2. Yep, sitting relatively pretty here on my small-but-sure federal gov’t pension, with good healthcare. Whew!

  11. “Protection comes with a cost, and the landlords are paying. So much that they’re suing the state in federal court to block the eviction ban. They argue it violates their Fifth Amendments right by taking their property without compensation and blocks their due process rights to seek relief in court.”

    For a lot of landlords who mindlessly pulled the D lever election after election, this is going to be their road-to-Damascus awakening.

    1. For a lot of landlords who mindlessly pulled the D lever election after election, this is going to be their road-to-Damascus awakening.

      One would hope, but given how they repeatedly voted D as their property taxes soared into the stratosphere and they tolerated all sorts harassment from city hall, I have my doubts. Because voting R is racis’ or something. Maybe after the foreclosure auction it might finally sink in.

      1. Talking about Portland again!? Seriously, though, it’s an apt description here. I can’t wait for a particular tax/fee raising commissioner to be thrown out on her arse this November. In addition to escalating property taxes and new taxes on landlords, a “wealth” tax on households over $200K just passed in May’s special election, to pay for the homeless. 🙄

        1. a “wealth” tax on households over $200K just passed in May’s special election, to pay for the homeless.

          $200k in income, or wealth?

          So glad I chose Seattle over Portland back in 2008….

          1. Ah, sorry, good question. A tax on “wealthy households” earning over $200K.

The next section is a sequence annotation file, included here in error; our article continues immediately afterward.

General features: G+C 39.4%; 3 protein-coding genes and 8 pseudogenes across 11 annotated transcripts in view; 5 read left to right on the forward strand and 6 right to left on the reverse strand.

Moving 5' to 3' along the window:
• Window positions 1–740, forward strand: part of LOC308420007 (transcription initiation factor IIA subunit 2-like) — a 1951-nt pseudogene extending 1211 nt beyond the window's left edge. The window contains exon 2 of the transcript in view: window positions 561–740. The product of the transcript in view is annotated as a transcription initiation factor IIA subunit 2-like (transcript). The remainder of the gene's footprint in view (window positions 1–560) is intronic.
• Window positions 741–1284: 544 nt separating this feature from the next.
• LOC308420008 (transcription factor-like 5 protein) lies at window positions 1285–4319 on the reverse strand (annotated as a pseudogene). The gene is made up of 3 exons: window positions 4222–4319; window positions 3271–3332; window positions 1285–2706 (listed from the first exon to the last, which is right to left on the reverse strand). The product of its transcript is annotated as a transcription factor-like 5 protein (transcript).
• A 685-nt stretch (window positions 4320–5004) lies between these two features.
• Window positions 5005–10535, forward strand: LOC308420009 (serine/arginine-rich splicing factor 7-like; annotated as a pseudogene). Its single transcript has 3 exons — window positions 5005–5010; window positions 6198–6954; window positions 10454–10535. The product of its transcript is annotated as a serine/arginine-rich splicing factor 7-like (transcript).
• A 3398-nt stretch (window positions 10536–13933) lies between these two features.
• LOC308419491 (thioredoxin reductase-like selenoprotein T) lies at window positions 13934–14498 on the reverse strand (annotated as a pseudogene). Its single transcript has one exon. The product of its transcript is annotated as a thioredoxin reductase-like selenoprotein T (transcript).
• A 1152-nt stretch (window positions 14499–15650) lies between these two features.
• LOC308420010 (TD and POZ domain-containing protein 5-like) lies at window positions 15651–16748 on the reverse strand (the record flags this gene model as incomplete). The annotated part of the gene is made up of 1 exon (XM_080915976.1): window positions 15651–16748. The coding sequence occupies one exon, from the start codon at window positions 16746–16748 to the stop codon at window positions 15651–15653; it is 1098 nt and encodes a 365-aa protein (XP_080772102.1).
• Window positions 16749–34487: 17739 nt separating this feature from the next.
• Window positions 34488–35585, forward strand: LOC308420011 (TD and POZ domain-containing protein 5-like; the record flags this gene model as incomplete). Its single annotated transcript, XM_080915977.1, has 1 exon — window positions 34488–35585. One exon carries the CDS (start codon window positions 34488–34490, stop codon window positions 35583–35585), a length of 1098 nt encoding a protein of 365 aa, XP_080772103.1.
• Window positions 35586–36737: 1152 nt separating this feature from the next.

“Measure 26-210 was projected to raise $2.5 billion with a 1 percent marginal tax on couples earning more than $200,000 and a 1 percent tax on profits for large businesses.”

          2. Interesting how the tax on business is net, but on individuals is gross…

            I expect high income earners will be driven north to WA. So what if you pay tax on what you buy…if you’re a high-income earner, you earn far more than you spend in a given year…

          3. Perhaps the write-ups are a mess because the new law is a mess? I’m not going to take the time to research it, but I wouldn’t be surprised if it were poorly written and rushed onto the ballot for political reasons. No worries, the rich have plenty of lawyers to find the loopholes. 🙂

          4. “Perhaps the write-ups are a mess because the new law is a mess?”

            Did you also see that they wrapped it up in the name “HereTogether”? 🤮

            If we were truly “HereTogether” *every* income level would pitch in to help instead of voting for other peoples’ money to do so.

  12. Surround yourself with people who reinforce your decision to purchase your new home and make you feel as special as your new home is to you.”

    Blocking out truth-tellers won’t change the fact that anyone who buys a shack on the cusp of the bursting of the Fed’s Everything Bubble is a classic fool who will face financial devastation.